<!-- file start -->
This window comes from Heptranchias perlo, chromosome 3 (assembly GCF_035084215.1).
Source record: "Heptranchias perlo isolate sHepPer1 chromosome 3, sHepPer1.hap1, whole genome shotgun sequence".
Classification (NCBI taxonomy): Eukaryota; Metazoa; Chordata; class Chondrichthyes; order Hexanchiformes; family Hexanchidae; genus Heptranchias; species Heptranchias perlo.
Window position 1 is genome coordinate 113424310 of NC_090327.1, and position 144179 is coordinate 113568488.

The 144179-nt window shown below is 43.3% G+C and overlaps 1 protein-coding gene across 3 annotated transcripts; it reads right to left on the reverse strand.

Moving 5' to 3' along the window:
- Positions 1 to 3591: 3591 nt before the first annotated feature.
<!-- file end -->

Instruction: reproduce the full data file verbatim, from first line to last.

This window comes from Heptranchias perlo, chromosome 3 (assembly GCF_035084215.1).
Source record: "Heptranchias perlo isolate sHepPer1 chromosome 3, sHepPer1.hap1, whole genome shotgun sequence".
Classification (NCBI taxonomy): Eukaryota; Metazoa; Chordata; class Chondrichthyes; order Hexanchiformes; family Hexanchidae; genus Heptranchias; species Heptranchias perlo.
Window position 1 is genome coordinate 113424310 of NC_090327.1, and position 144179 is coordinate 113568488.

The 144179-nt window shown below is 43.3% G+C and overlaps 1 protein-coding gene across 3 annotated transcripts; it reads right to left on the reverse strand.

Moving 5' to 3' along the window:
- Positions 1 to 3591: 3591 nt before the first annotated feature.